And… since companies habitually decide to include Christmas in their marketing strategies; they shouldn’t leave such important design choices to busy office managers or outsource the task of design to printers [printers and design are like builders and varnish; they don’t mix]. There are plenty of great illustrators and graphic designers -who are born for such work and can advise on approach. There are also excellent cards made by some of the charities, like Oxfam or The Irish Cancer Society. So, there’s plenty of choice -all well worth the expense and which could start generating a bit of warmth in these cold-hearted times.
Perhaps as image-makers, we’re not doing enough to convince people in the general business community of the value of design?
I’d wecome your thoughts on the subject. Have you received any cards this year that provoked a wince? Clean your stomach contents from your shoes and tell me about it.
A Very Bouncy Project
I’ve just completed a small movie, tracking the course of a single illustration. It should go some way to explain how I work -at least once rough sketches have been approved by the client. I had enormous fun making it. Basically, it’s a series of still shots taken while the artwork was being hand-painted in acrylic on Arches watercolour paper [my preferred method!].
Click here for the movie
You’ll notice that I decided some way into the work to eliminate the background. It’s a decision I allowed myself as I had complete control over the final look; the final art not being created for a client.
The thing that really got me excited about the project was licencing the music. It’s the first time I’ve ever ventured into the whole area of licencing a piece of art as a client. Joanna at www.penguincafe.com was wonderful, however, and seemed enthused about the idea. I was sad to learn of Simon Jeffes’ [the Penguin’s composer and founder] untimely death some years ago; it completely passed me by. I’ve loved his eccentric music since the early eighties, although I think he even arranged music for the absurd Sex Pistols film ‘The Great Rock ‘n’ Roll Swindle’, so the PCO go back quite a bit further.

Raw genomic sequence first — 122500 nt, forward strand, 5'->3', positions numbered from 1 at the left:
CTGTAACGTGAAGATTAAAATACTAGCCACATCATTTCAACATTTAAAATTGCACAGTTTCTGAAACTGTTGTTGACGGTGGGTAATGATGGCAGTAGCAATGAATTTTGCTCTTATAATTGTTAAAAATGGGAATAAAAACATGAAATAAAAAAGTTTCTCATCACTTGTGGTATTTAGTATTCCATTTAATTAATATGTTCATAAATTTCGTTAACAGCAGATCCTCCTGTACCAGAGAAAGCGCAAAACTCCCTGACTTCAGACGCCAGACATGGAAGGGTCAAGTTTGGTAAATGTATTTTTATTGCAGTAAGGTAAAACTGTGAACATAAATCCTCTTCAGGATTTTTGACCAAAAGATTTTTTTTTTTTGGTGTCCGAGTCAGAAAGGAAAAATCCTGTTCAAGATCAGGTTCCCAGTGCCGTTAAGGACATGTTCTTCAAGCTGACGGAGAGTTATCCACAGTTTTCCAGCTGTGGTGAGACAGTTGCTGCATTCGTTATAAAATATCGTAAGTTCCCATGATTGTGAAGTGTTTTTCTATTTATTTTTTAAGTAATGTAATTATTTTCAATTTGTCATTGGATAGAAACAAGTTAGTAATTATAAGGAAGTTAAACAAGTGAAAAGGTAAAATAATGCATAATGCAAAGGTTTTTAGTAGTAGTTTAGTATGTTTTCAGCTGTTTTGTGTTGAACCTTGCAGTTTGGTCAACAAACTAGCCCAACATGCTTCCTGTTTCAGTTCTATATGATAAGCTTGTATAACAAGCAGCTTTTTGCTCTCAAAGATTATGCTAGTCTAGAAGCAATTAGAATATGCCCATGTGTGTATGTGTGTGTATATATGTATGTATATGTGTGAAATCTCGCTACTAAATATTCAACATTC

Enjoy the movie.
Just a little observation about blandness. It struck me the other day that communications sent out from businesses should be like a haka. If ever there was a statement of intent, conviction, values and unity, it’s in the haka. It’s unequivocal and leaves no doubt about the serious drubbing you’re going to get, once all the gods and ancients tool up and join the rest of the team in the field. ‘You’re not only playing us, you pathetic fools’ it seems to say, ‘you’ve got several volcano gods and all the tribal spirits to deal with’.
Well, when you see the drab uninspired stock photography that populates corporate literature all around, think of the haka. Only illustration that you commission, that you collaborate on will tell your company’s story and call down your gods. Ko Kapa o Pango e ngunguru nei! The alternative? Taking the field with a reworked Westlife song [in other words a picture of two businessmen shaking hands -or any of thousands of other boring, mediocre pictures that may well already have been used by your competitors]. Your team will exit the field with its collective ass in a sling. Don’t do it. If you feel the urge to reach for a stock image, call me and, as your team coach, I’ll roar at you in the changing room. Au, au, aue ha!
This haka was first performed by the All Blacks versus South Africa on 27 August 2005 at Carisbrook, Dunedin. The All Blacks won 31 – 27. This haka was written by Ngati Porou’s Derek Lardelli. This haka will only be performed before special test matches. Sourced from http://www.nzallblacks.net/haka.asp
Kapo o pango haka:
Kapa o pango kia whakawhenua au i ahau!
Let me become one with the land
Hi aue, hi! Ko Aotearoa e ngunguru nei!
This is our land that rumbles
Au, au, aue ha!
And it’s my time! It’s my moment!
Ko Kapa o Pango e ngunguru nei!
This defines us as the All Blacks
Au, au, aue ha!
It’s my time! It’s my moment!
I ahaha! Ka tu te ihiihi
Ka tu te wanawana
Our supremacy will triumph
Ki runga ki te rangi e tu iho nei, tu iho nei, hi!
And will be placed on high
Kapa o Pango, aue hi!
Kapa o Pango, aue hi, ha!